Netanyahu has built his career on being an alarmist, with an impressive record of incessant fearmongering.
If it looks like a duck (frightened), walks like a duck (spreading anxiety), quacks like a duck (disseminating dread), then it must be a duck (a frightened fearmonger). Prime Minister Benjamin Netanyahu, who quacked his fearmongering speech to the American Israel Public Affairs Committee convention on Tuesday, proved yet again that Israel has never had a statesman quite like him - a statesman who has built his career on being an alarmist, and who boasts an impressive record of incessant, decades-long fearmongering.
“Mr. Terror” has over the years become “Mr. Iran,” fear-struck even by swine flu, frightening the public and insisting that every citizen be needlessly inoculated. These inoculations cost NIS 450 million, and some have been lying unused and useless in emergency storage since 2009.
Leaders who spread anxiety are abundant in non-democratic regimes. But in Israel, these tactics evidently win elections, as has been the case for Netanyahu. What does he have to offer Israelis but fearmongering? And what will happen after, one way or another, he eradicates the present danger? Will we be infected with a new one? Will he invent one?
And what about imbuing us with some hope for change? A young person born in Israel 30 years ago has grown up only on Netanyahu’s fearmongering: terror, swine flu and nuclear armament. Nothing else.
Netanyahu’s speech at AIPAC was interrupted 46 times by rousing cheers. He knew what he was doing when he delivered this speech at AIPAC, of all places. It is the home turf of conservative Jews, his natural bastion of sympathy, his America.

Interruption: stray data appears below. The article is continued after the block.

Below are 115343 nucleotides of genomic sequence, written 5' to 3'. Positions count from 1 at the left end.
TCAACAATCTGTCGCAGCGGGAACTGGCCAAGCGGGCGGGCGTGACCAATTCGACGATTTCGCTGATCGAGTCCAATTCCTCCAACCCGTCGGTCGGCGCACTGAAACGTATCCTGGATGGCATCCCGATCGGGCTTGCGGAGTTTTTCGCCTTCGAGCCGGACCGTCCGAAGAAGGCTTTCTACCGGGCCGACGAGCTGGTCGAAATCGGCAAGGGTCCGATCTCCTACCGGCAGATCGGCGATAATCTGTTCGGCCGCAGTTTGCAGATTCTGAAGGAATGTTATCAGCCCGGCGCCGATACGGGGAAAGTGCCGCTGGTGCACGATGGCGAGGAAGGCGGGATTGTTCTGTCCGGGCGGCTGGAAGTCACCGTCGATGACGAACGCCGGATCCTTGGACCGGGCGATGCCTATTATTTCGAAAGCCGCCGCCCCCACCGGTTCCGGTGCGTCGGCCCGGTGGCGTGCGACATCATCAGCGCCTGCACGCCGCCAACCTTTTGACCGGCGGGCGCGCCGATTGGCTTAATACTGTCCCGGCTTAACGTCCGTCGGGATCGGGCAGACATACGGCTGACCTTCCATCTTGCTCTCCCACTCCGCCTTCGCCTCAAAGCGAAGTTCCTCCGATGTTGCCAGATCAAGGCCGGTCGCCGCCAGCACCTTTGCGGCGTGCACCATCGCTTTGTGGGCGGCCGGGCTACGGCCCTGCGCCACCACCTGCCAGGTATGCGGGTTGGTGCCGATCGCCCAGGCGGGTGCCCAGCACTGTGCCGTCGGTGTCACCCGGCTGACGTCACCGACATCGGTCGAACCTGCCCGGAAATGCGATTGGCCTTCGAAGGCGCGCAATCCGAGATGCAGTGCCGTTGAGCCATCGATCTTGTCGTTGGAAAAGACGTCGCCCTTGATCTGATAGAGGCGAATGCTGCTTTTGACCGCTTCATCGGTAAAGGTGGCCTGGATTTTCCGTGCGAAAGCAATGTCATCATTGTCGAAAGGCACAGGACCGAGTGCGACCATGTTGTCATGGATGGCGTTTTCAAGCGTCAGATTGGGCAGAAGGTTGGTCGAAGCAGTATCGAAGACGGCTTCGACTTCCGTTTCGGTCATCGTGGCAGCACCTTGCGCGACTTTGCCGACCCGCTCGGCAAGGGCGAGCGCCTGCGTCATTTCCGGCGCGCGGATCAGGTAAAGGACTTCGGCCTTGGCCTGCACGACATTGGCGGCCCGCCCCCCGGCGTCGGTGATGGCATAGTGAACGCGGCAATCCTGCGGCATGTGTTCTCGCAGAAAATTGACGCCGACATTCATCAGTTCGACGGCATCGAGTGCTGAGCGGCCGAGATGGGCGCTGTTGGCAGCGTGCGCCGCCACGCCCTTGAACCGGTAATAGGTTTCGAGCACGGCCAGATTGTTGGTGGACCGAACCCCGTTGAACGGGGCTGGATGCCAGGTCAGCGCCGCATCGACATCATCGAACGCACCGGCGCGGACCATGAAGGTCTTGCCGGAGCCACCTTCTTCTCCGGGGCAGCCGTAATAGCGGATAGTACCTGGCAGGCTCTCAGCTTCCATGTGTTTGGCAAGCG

“Wow, just like in the Knesset,” he said bitterly at the start of his address, upon hearing the cheers. But if Netanyahu is giving a speech that favors missiles striking Tel Aviv over a nuclear Iran, then he should have found the courage to give this speech in Tel Aviv, where those missiles would actually fall. Not to a blindly, automatically, intoxicatedly cheering Jewish America, which is in no danger of even the tiniest missile.
Young Tel Avivians deserve to hear about their prime minister’s plans before the residents of old-age homes in Florida do. But forget about geography - Netanyahu also reverted once again to history. He pulled a document from the Holocaust archive and waved it around like an amputee waves his stump. In the United Nations over two years ago, it was the Auschwitz maps; Tuesday it was the letters of the Jewish community in America. And the message is the same: We are on the brink of another Holocaust.
To compare Nazi Germany to Iran, to compare Munich to Tehran, is to minimize and trivialize the Holocaust. But the Jews of America love it, this improper use of the memory of the Holocaust. People in Israel even love it. According to a survey by the Israel Democracy Institute - published by Haaretz about two months ago - 98 percent of Israelis pointed to the Holocaust as their most important guiding principle. That is the outcome of Netanyahu’s speeches. But what does 1944 have to do with 2012? What does Hitler have to do with Ahmadinejad? Isn’t the danger of nuclear weapons in Iran serious enough without calling on the Holocaust to magnify it? And perhaps there has been enough of the assertion that “in every generation there are those who want to destroy the Jewish people,” as Netanyahu also recited Tuesday.
This must be reiterated: The danger of a nuclear Iran is real and serious. Israel has the tools needed to deter Iran from using nuclear weapons, to the extent that using them would be suicide for Iran. Tehran knows this. Of course every effort must be made to prevent Iran from getting the bomb, but not by means of messianic leaders who think they are saving Israel and the Diaspora from another “Holocaust” that is not even on the horizon.
Then again, most Israelis do believe in the coming of the Messiah, don’t they? No less than 55 percent of Israelis said they did in the above-mentioned survey. So what do we end up with? A prime minister who scares his people, a people that believes in the coming of the Messiah, and Netanyahu casting himself in the role of the Messiah - who, meanwhile, has not come, nor have his footfalls even been heard.
Gideon Levy is a columnist at Haaretz, where this article first appeared March 8, 2012